Having worked in collaborative and team contexts, I’ve had my fair share of situations where I’m working in amongst someone else’s code. There are plenty of things I could gab on about but one issue I commonly see is duplicate jQuery selectors.
Now, for really small scripts, duplicate selectors won’t cause you much heartache. However, it’s always wise to adopt good practices to prevent these habits from affecting your future work and saving you the potential scorn of some grumpy code reviewer.
In the above example, we can see that the same selector string has been passed to jQuery twice. This effectively sends jQuery off to search the DOM for the same set of elements twice. This is unnecessary work for our old pal, jQuery, so let’s take a look at saving it some work.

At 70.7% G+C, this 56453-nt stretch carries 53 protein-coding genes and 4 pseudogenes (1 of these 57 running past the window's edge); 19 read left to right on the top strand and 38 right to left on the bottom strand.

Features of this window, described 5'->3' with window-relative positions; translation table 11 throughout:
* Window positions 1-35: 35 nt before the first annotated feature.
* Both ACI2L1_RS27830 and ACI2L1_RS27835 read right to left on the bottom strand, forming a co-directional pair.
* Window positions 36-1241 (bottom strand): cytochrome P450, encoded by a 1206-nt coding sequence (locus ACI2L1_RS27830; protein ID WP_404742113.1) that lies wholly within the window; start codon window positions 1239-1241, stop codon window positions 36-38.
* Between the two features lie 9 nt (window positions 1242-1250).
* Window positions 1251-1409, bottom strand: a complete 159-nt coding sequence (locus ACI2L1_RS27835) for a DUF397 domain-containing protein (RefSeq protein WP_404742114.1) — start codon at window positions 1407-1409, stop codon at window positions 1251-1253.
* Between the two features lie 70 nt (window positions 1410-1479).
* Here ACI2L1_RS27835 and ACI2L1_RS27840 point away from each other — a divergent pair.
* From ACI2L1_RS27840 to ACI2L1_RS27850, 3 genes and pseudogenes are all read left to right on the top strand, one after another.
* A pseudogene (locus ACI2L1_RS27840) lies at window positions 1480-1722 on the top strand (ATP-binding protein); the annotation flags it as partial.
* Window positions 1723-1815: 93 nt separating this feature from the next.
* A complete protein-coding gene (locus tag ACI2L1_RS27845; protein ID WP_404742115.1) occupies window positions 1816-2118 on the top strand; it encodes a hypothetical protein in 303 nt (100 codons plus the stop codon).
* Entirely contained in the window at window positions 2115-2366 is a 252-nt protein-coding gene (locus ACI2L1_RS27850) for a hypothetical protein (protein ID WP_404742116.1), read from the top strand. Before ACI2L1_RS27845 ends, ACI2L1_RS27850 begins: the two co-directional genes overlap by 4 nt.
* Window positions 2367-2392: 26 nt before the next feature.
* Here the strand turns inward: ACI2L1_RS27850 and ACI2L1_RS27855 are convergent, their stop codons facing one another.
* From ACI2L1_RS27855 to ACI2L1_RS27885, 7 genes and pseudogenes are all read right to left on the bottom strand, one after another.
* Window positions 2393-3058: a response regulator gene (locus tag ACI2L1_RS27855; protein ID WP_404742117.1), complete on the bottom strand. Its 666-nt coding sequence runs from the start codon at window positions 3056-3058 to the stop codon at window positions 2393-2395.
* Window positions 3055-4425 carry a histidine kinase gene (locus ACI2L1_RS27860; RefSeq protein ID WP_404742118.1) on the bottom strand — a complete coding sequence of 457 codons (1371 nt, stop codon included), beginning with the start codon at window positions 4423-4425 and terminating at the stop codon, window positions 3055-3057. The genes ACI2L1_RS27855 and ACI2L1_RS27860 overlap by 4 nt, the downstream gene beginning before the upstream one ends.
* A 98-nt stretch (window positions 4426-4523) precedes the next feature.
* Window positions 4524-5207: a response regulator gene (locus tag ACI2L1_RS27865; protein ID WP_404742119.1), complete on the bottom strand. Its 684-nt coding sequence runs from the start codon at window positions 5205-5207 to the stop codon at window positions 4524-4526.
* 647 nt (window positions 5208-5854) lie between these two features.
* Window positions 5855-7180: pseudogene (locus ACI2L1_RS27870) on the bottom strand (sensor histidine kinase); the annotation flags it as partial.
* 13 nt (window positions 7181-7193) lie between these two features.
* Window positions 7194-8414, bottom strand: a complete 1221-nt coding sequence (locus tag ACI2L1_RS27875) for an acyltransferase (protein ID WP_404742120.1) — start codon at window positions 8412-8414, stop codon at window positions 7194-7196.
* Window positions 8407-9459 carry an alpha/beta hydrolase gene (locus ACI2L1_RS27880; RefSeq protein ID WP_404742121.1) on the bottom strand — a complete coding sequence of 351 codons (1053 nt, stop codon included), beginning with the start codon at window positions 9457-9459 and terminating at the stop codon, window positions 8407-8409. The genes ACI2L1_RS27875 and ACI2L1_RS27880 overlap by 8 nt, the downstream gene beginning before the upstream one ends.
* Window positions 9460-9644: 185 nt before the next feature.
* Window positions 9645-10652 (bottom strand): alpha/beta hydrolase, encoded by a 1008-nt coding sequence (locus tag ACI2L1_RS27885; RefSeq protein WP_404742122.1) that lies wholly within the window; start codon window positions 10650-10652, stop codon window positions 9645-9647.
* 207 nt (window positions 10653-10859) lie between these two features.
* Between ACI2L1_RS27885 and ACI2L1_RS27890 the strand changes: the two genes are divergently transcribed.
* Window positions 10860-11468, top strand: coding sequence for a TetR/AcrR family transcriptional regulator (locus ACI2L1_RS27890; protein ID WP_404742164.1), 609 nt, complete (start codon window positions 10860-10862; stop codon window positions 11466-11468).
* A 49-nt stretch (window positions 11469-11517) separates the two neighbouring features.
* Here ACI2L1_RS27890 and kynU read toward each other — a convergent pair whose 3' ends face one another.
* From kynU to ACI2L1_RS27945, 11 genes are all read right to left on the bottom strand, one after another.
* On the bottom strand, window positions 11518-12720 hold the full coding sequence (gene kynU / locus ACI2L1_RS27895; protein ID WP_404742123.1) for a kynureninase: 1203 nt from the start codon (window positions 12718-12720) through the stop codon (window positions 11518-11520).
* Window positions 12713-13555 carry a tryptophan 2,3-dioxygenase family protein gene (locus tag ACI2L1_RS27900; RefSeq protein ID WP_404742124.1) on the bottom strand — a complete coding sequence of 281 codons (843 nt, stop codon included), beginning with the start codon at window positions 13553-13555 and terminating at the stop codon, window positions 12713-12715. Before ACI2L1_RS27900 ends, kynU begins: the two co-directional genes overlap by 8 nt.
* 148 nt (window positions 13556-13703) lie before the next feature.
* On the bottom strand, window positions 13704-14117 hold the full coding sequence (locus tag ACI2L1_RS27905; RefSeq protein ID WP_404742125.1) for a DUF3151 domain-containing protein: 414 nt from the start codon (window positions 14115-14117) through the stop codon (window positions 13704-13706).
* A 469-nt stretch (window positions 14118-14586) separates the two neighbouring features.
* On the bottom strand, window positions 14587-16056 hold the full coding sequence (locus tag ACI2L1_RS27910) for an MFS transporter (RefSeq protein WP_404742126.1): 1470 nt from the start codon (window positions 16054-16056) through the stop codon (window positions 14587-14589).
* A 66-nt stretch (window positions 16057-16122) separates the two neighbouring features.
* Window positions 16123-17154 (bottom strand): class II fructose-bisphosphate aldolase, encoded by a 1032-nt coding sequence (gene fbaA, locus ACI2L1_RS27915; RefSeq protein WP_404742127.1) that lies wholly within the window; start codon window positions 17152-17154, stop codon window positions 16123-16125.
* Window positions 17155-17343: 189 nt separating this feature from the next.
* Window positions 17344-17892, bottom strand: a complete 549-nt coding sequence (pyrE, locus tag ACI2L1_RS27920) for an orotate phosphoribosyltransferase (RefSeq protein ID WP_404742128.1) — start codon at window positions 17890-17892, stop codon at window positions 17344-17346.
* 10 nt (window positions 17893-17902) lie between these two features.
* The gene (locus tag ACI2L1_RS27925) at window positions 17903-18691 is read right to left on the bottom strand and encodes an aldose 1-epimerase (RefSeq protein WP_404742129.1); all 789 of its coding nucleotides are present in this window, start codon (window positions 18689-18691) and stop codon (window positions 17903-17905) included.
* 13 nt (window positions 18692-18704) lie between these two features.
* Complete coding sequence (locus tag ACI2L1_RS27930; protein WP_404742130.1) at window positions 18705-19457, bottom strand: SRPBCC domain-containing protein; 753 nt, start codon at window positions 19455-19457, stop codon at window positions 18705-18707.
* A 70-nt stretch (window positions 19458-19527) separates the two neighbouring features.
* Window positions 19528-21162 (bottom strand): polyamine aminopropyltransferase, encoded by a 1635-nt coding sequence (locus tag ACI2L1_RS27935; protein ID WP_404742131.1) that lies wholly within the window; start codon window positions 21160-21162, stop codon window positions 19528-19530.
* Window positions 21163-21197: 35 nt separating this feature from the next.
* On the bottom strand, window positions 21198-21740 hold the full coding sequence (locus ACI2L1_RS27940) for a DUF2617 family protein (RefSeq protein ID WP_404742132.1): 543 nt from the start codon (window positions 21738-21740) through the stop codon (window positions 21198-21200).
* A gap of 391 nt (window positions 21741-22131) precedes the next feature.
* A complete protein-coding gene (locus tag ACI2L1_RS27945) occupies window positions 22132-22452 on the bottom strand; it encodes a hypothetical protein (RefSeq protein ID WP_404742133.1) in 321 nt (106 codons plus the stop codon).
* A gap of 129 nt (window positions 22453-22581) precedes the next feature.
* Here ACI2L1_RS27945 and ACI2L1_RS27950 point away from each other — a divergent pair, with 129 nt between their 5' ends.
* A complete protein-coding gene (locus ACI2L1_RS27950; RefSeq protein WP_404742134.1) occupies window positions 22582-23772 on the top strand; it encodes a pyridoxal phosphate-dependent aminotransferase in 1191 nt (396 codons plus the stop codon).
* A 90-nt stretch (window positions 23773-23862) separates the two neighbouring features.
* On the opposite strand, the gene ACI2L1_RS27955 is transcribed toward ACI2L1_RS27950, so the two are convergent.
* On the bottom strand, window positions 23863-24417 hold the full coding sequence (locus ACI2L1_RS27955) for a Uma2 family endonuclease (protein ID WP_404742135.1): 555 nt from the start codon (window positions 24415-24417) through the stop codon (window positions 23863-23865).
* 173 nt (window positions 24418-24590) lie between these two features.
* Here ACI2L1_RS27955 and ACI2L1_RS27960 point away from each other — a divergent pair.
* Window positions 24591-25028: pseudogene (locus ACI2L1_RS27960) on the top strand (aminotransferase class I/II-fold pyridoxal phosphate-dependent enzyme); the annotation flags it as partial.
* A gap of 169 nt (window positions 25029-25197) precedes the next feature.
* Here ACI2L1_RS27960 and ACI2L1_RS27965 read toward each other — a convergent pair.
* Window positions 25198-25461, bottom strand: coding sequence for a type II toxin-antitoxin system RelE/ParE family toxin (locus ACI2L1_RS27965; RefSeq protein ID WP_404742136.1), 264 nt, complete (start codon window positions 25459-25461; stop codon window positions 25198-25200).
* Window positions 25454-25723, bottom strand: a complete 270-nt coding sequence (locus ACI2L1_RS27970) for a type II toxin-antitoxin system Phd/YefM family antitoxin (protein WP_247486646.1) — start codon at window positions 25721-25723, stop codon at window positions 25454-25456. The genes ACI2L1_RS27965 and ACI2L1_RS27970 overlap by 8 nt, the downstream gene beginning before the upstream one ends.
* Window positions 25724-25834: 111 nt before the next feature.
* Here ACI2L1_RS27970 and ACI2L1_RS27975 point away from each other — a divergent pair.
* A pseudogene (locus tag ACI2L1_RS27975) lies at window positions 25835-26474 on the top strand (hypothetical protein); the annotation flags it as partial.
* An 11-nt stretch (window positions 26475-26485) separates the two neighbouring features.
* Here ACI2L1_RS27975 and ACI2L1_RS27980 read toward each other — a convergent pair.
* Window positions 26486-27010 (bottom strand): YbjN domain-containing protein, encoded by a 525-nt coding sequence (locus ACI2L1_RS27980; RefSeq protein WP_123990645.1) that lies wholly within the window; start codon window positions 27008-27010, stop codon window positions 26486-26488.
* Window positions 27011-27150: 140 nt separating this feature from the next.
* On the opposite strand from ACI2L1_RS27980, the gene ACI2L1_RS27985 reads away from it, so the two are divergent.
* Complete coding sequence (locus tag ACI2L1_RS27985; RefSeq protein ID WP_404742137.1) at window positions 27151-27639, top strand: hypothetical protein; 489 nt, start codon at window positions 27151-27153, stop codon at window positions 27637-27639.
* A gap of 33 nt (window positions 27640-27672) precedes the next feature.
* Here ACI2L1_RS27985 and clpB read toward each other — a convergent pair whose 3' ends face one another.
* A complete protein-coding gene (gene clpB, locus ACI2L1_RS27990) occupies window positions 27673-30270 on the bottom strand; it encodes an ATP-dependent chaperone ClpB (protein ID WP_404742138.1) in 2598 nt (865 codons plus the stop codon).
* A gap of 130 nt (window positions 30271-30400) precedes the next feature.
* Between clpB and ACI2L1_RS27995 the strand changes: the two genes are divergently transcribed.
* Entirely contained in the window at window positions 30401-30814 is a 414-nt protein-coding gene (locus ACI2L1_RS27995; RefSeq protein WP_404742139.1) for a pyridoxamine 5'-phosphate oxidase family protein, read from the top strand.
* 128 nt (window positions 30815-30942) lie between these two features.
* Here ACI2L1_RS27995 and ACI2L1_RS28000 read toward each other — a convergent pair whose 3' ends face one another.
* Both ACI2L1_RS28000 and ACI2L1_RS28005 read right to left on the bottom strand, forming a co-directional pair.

Caching your jQuery selectors is as simple as saving them to a variable. Really, that’s it. Let’s take a look…
In the above example, we are doing exactly the same as the previous but we’re caching our selection to save jQuery from having to repeat itself.
One additional little improvement I’ve thrown in is a check to see if the selection actually contains any items. If it doesn’t, there isn’t any point running any further code so our method exits early.
jQuery is incredibly easy and convenient and with just a few small tweaks we can ensure we keep our code as efficient as possible.
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